Spring It On
I’ve been reading your magazine since 2004. It’s been a great help to me over the years with my project car. Keep up the great work.
I have an ’89 coupe with an Eibach Drag Launch spring kit. I’m adding a UPR Pro Series rear suspension kit so I can tune the suspension at the track. Are the Eibach drag springs the best springs for the job now, or should I replace them for a new set with an equal spring rate? If new springs are the best way to optimize my car’s performance at the track, then which spring rate and length should I go with? The car is driven half street and half track. Any info would be much appreciated!
Edmonton, Alberta, Canada
Clay, the Eibach springs are the right choice for your car. One of the key components for your suspension upgrade in a drag racing application is the antiroll bar. UPR Pro Series kit incorporates it; combined with the other components in its kit, you have an excellent package. I used this kit on my SN-95 and was impressed by how well it worked. You will not be disappointed.
I’ve been a reader and avid Mustang owner for years. I’m on my tenth or so Stang; currently my wife and I both own one.
My question is pertaining to the bellhousing mounting differences between the 5.0L Coyote and the 3.7L in my wife’s 2012. She has a six-speed, and health issues in her wrist may necessitate an automatic. I’m looking at Performance Automatic’s 4R70W swap for Coyotes and wonder if the bellhousing mounting pattern is the same. Ford has verified the flexplates for 3.7 and 5.0 cars are the same part number, but the transmissions themselves are different part numbers. I suspect this may be due to internal gearing differences as with the V-6/V-8 T-5s in Fox-bodies and SN-95s. Any help would be much appreciated!
Port Wentworth, Georgia
The 3.7 uses the same bolt pattern as the Coyote 5.0. I think you would be better off going with the 5R55S trans from Performance Automatic (www.performanceautomatic.com). It’s the stock transmission that came in the Three-Valve GTs, and it would make the swap much easier. For overall performance, the 3.7 works the best with the five-speed auto over the four-speed auto. Check out PA for more information.
10s Only Please
About a month or two ago, I wrote you lamenting about the lack of published articles and performance parts geared specifically for the 4.6L Three-Valve (315 hp) found in the ’10 Mustang GT.
I did some Internet research and found the cheapest (non-supercharged) budget (under $1,000) performance mods are either exhaust or intake. Right now, I’m leaning towards intake—CAI, performance tune, and maybe a new throttle body. I don’t know if a new intake manifold would help. And I’m not sure if a performance exhaust would yield the same results, though both would be better.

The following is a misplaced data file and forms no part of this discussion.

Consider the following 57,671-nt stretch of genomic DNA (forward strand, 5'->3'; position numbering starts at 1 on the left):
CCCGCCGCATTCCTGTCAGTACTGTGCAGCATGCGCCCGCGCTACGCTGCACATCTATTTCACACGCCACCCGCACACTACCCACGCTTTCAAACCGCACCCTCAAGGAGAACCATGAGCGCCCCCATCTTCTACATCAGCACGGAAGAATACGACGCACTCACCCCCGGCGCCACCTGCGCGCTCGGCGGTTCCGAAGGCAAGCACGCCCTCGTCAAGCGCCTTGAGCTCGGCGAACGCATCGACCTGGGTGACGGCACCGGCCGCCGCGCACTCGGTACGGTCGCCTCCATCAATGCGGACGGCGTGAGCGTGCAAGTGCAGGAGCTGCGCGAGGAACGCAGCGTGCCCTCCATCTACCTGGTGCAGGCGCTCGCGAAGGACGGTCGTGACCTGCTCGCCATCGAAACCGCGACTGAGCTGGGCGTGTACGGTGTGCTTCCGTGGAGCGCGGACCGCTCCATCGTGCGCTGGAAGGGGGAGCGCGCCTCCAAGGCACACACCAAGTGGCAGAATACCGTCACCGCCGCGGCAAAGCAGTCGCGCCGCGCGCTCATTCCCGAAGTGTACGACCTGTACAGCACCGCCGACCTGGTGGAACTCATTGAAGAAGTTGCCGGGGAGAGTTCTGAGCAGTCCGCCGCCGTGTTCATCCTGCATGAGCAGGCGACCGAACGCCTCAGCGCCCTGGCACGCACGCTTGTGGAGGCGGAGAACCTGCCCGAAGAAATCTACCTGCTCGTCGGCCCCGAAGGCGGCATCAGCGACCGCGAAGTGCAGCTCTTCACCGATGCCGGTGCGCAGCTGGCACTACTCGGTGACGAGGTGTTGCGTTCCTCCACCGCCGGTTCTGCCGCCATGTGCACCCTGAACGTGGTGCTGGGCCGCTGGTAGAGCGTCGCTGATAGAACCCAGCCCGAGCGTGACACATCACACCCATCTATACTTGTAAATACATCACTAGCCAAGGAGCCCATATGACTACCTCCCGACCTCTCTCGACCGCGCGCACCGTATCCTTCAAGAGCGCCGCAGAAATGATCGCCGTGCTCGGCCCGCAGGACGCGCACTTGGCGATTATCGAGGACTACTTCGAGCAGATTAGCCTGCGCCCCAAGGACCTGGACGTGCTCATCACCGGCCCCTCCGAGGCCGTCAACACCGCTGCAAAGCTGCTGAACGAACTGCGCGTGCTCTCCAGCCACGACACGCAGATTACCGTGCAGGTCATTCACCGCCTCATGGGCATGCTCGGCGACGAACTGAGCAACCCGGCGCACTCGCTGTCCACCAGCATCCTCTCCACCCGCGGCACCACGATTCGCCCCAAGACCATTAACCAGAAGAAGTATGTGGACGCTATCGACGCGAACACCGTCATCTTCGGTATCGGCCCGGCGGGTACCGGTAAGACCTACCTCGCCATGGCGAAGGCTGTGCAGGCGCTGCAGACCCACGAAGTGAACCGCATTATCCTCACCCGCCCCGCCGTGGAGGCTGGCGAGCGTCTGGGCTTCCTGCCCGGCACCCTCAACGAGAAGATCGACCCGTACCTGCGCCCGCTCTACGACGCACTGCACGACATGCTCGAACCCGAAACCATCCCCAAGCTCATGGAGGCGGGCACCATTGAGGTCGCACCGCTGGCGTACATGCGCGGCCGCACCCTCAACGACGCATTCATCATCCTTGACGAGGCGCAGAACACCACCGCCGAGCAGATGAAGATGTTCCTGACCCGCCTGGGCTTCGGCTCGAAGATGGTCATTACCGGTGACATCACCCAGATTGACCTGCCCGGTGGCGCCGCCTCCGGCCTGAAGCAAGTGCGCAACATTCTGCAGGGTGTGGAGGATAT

What mods would you recommend—exhaust or intake?
North Royalton, Ohio
Ed, the intake side with a tune will give you the most bang for the buck. The exhaust will yield a small gain in performance, and is something you should consider if you continue to modify your GT. The stock exhaust is adequate for basic mods, but will need to be upgraded to get the maximum performance as you add your mods.
A friend of mine recently picked up a ’10 GT500 with only 20,000 km on it. She has immediate plans to change the suspension, rims and tires; upgrade the cooling system; and upgrade the brakes. The parts list has been assembled, and she is in the process of making the order.
Will the previously mentioned parts bolt on to my ’05 GT? I am wondering about suspension geometry and pick up points—are they identical? I assume they are since they share the same chassis, but I want to make sure before I spend money on what I see as a cost-effective alternative to the aftermarket.
Cochrane, Alberta, Canada
Clint, the GT500 is built on the same platform as the standard GT. Everything that bolts on to a GT500 will bolt on to your GT. Except for the cooling system, which does not need to be upgraded, you can ask your friend for her take-off parts. This is a great way to upgrade your GT. You will see a dramatic increase in handling and stopping power, along with an upgrade in the looks.
Bag It Up
I have an ’08 Bullitt that I use regularly for performance-driving track days. I replaced my two front seats with racing seats so that I can use a five-point harness. My factory seats had airbags; my replacements do not. Can you tell me how to safely get the correct resistance reading so that I can suppress the dash light and keep my front airbags operational? Is there a factory plug I can use on the yellow connectors?
San Antonio, Texas
Kyle, there are a few ways you can go about turning off the dash light. Not to worry though, even if your dash light is on, the front airbags will work. You can put a resistor inline from Ford (PN XF2Z14B022AA), or you can get a universal side-airbag-bypass kit. Motorsportseats.com has them in stock. Remember that the removal of an airbag system constitutes a violation of federal law.